In case you wondered, the Bombed House comes with no instructions. This can't possibly be a problem for anyone that's ever put together even the most simple model. However, to get this sheet of paper onto the walls and floors of this kit in a believable manner, I'm going to have to do some online research; and even after that, this will be my first time utilizing whatever techniques are suggested to turn this paper into realistic carpeting or wallpaper.
These metal pieces are excellent. I haven't cleaned or straightened them at all - this is exactly how they came out of the packaging. This is a huge plus for me, because I can't stand trying to bend things that should be straight back into their original position. It's really a challenge. This set delivered me the metal, straight as an arrow, and with amazing detail. Big plus here!
Without having finished, or even begun, this model, I feel mostly positive about it. The quality of the sculpting, the clarity and detail of the resin, the heft and sturdiness of it - all top notch. I couldn't ask for anything more. As a guy that would rather pay a bit more for pre-painted terrain than spend a bunch of time customizing his own, I'm not sure this kit would be for me at the eighty dollar price point. There is so much detail and flare in this box, I think a true modeller would absolutely love putting this together and painting every sink, tub, cabinet and personal belonging modeled into it. The paper they include could be used to great effect, I'm sure, by a talented and experienced hobbyist. I'm not sure, however, that I qualify as that. (Just checked - I'm positive that I don't.) I worry that this one's so advanced and detailed, that I might not take full advantage of it. A real professional can make this thing look like the model they display on their site. A hack like me? I'm not sure.
However, I'm excited to give it a shot, and that's got to be worth something. As an admitted novice, my future article on the finished product should add a lot to the review. If I can make it look halfway decent, anyone can! I own a Ruined Farmhouse from another manufacturer that sells for a few dollars more, which came prepainted. For now, that's the standard that I judge everything else on. Architects of War's Bombed House, in the hands of a skilled painter, would definitely come out better than anything I could purchase from a competitor. The question you have to ask yourself, though, is whether you would pay a small fraction more to save yourself the hours you will need to spend to get every dollar's worth out of Architects of War's Bombed House.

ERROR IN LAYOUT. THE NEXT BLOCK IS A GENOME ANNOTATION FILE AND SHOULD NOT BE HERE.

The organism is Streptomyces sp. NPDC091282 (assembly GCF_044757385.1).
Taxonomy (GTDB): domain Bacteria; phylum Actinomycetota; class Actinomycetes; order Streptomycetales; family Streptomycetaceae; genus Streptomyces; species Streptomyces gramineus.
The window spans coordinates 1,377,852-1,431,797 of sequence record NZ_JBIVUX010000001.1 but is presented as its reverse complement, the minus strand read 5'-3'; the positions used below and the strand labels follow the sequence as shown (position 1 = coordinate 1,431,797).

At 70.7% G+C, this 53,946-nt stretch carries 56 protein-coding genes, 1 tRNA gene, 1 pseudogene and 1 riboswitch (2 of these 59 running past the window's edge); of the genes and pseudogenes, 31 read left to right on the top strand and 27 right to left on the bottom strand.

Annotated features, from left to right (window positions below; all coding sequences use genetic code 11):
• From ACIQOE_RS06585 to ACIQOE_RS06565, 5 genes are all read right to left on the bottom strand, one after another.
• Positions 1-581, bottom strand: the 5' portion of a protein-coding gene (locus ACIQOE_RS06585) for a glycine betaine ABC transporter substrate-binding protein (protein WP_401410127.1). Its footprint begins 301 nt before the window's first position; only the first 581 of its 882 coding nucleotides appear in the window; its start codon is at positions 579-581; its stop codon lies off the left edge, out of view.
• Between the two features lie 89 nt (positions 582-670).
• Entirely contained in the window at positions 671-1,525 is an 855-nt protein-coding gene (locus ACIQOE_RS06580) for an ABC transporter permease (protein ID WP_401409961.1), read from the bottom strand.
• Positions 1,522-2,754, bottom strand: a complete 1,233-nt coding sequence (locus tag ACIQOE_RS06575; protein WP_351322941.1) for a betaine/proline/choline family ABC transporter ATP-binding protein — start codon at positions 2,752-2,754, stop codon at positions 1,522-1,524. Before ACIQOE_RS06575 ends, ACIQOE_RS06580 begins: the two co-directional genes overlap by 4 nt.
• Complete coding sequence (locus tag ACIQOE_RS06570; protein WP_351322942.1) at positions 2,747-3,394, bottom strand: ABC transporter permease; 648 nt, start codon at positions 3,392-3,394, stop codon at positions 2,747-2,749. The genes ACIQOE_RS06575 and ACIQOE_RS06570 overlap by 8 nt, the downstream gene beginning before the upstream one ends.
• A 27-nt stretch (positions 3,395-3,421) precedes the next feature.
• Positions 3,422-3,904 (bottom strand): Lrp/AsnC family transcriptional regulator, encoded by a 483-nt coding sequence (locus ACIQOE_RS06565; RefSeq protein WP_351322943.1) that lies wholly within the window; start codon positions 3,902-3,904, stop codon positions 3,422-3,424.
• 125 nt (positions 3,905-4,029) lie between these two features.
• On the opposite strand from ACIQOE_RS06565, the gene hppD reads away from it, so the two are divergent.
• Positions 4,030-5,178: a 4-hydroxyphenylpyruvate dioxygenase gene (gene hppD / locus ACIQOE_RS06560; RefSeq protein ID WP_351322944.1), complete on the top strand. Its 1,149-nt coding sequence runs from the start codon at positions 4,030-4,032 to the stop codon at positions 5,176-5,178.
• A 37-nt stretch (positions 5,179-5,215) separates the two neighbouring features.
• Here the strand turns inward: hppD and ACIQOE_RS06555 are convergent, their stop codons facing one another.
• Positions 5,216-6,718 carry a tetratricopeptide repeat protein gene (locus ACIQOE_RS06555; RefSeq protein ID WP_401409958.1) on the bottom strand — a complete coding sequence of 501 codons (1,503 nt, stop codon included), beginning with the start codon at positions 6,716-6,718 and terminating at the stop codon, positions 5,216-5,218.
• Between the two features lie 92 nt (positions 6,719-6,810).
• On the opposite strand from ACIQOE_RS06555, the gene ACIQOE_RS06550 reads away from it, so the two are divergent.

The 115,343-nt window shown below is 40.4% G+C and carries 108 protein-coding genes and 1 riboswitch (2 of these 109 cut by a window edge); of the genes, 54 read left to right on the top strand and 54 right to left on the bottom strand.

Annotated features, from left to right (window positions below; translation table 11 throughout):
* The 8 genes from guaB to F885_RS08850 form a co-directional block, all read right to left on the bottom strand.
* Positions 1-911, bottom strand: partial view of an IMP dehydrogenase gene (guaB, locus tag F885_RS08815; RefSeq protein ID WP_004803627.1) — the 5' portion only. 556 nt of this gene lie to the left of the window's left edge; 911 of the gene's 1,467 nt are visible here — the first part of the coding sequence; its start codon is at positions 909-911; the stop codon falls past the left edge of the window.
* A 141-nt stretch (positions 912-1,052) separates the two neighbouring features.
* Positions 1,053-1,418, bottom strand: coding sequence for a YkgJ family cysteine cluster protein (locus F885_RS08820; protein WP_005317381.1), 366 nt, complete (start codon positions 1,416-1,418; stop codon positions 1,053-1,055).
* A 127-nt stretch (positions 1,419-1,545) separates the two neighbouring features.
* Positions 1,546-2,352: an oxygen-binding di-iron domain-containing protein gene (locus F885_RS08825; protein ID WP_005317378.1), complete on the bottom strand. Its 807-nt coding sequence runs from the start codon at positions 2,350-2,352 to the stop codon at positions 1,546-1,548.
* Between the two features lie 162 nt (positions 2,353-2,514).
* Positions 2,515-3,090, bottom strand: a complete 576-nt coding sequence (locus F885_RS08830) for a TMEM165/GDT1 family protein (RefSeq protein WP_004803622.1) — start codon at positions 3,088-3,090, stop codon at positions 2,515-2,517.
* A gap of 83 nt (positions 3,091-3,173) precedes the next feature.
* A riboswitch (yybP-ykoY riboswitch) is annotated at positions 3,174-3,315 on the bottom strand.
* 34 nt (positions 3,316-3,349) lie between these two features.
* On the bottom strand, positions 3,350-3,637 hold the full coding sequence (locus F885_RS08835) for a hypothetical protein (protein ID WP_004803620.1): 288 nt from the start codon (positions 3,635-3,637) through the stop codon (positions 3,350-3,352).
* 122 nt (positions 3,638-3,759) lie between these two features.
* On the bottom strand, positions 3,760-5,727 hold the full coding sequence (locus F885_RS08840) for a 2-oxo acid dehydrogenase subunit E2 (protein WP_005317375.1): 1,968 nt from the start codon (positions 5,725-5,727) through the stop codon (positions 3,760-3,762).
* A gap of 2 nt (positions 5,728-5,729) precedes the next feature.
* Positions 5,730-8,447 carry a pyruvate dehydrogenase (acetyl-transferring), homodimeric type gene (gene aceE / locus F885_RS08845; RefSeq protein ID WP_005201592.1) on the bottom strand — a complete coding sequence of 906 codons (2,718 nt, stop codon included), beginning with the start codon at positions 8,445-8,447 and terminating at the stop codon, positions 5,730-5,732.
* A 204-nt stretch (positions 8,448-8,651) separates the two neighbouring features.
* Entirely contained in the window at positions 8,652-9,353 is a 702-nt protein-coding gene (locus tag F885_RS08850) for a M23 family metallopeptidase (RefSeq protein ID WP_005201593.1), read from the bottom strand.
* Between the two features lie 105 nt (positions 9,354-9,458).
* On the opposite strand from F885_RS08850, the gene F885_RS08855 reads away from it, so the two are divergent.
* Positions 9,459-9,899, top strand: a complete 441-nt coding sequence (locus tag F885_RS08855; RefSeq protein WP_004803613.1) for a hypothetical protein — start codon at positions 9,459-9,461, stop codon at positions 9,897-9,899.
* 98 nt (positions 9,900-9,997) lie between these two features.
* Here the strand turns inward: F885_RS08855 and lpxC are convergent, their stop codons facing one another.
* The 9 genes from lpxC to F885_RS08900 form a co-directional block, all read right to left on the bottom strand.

Take the page of decorations, for example. While I'm excited at the possibilities that little sheet of paper offers, I dread the extra time spent researching, then experimenting with, the suggested application techniques. It might go on perfectly! Or I might make an expensive terrain piece look ridiculous!
For now, I give it perfect grades on everything except the price point. I mentioned earlier, some folks would rather give their hard-earned dollars to a local manufacturer, though. If you fall into that category, and you love painting terrain, this will probably be your most favorite piece your collection.
Tell me what you think about it on the forum, and if you've got any tips for me before I start, let me know. Please!